Announcing a recent breakthrough for heart disease patients! Canadian scientists discovered that they can create life-giving patches from a patient’s own stem cells to repair damaged or diseased hearts.
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The findings provide a hopeful alternative for current stem cell therapies that use donated bone marrow stem cells, but risk being rejection by the receiving heart patient.
Milica Radisic, Associate Professor of Chemical Engineering and Applied Chemistry at the University of Toronto, claims that giving patches from a patient’s own stem cells—regardless of the patient’s age—seem to eliminate any threat of rejection.
Avoiding the risk of rejection has been linked to utilizing cells from a heart patient’s own body, which Radisic and team discovered when they created a “micro-environment” that allows heart tissue to grow, with stem cells donated from elderly patients from the Toronto General Hospital.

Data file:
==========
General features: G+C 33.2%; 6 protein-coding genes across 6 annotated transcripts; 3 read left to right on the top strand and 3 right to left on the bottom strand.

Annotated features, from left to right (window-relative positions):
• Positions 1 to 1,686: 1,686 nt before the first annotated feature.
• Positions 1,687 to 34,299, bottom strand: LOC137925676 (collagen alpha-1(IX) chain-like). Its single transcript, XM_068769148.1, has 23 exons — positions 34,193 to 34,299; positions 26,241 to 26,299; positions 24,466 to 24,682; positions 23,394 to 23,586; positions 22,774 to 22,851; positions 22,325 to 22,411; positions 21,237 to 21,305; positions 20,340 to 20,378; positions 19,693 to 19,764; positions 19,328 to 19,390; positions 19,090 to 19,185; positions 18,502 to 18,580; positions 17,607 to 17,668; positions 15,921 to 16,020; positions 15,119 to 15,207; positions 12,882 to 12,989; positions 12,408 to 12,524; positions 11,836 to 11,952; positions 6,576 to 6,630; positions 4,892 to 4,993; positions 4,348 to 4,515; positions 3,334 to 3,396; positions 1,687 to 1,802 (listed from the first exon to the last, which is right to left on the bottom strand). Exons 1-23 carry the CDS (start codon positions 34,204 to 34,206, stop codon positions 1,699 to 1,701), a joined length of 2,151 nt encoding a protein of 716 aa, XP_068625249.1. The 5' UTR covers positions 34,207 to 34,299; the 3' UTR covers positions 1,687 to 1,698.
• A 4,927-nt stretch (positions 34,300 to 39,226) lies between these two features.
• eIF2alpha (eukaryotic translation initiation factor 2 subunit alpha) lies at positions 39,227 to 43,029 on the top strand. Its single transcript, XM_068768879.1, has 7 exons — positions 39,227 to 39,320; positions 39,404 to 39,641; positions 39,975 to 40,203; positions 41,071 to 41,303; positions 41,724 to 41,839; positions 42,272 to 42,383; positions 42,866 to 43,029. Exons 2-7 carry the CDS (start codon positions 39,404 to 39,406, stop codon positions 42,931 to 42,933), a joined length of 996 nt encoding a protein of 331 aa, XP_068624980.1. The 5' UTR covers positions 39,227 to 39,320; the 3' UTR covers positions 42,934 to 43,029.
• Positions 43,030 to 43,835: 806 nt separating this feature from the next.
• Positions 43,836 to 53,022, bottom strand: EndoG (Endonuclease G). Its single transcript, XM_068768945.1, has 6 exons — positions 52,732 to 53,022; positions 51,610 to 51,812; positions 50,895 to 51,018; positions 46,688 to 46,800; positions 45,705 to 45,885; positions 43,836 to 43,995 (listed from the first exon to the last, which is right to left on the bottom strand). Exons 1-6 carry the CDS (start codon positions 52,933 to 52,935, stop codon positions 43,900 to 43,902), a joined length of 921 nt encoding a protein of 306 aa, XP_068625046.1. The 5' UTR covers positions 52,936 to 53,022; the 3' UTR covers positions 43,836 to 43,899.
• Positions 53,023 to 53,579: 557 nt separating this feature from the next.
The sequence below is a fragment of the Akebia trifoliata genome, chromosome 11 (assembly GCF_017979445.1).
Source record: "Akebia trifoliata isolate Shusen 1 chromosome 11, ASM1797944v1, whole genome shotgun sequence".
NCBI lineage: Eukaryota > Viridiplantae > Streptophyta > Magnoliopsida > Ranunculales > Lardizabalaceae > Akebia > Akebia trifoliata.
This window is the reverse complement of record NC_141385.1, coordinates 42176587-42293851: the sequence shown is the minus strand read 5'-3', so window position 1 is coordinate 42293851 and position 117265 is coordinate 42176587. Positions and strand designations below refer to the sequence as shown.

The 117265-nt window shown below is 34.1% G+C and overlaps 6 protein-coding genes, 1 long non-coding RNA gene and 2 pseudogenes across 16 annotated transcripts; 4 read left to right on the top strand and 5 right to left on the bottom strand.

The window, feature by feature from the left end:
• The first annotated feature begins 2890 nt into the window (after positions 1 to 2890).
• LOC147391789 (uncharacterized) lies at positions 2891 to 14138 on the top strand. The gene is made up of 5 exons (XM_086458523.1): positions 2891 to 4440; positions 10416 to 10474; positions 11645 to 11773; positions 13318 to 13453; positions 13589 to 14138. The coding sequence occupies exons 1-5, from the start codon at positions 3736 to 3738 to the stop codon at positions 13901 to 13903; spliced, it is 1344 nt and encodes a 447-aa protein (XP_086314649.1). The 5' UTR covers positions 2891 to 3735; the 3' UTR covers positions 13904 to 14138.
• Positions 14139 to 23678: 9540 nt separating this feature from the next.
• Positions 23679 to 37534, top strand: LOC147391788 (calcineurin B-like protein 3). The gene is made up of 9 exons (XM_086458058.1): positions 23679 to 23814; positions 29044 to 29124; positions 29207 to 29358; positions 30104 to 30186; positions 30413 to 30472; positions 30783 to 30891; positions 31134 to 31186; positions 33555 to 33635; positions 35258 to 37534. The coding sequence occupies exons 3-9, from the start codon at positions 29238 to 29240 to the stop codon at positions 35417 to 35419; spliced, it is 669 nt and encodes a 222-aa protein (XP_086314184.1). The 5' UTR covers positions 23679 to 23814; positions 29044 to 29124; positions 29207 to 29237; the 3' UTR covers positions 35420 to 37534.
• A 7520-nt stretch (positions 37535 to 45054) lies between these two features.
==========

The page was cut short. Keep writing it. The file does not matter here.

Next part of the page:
The team tracked the molecular changes in the tissue patch cells and found that “certain aging factors turned off—effectively turning back the clock in the cells,” said Ren-Ke Li, Co-Researcher and Professor in the division of Cardiovascular Surgery at Toronto General Hospital, “…creating the conditions for a ‘fountain of youth’ reaction within a tissue culture.”
Clinical trials for this “life-giving patch” therapy have utilized the cells of elderly patients’ up until now, but Radisic acknowledges that aged cells don’t function as well as those derived from young patients.
Source: The Times of India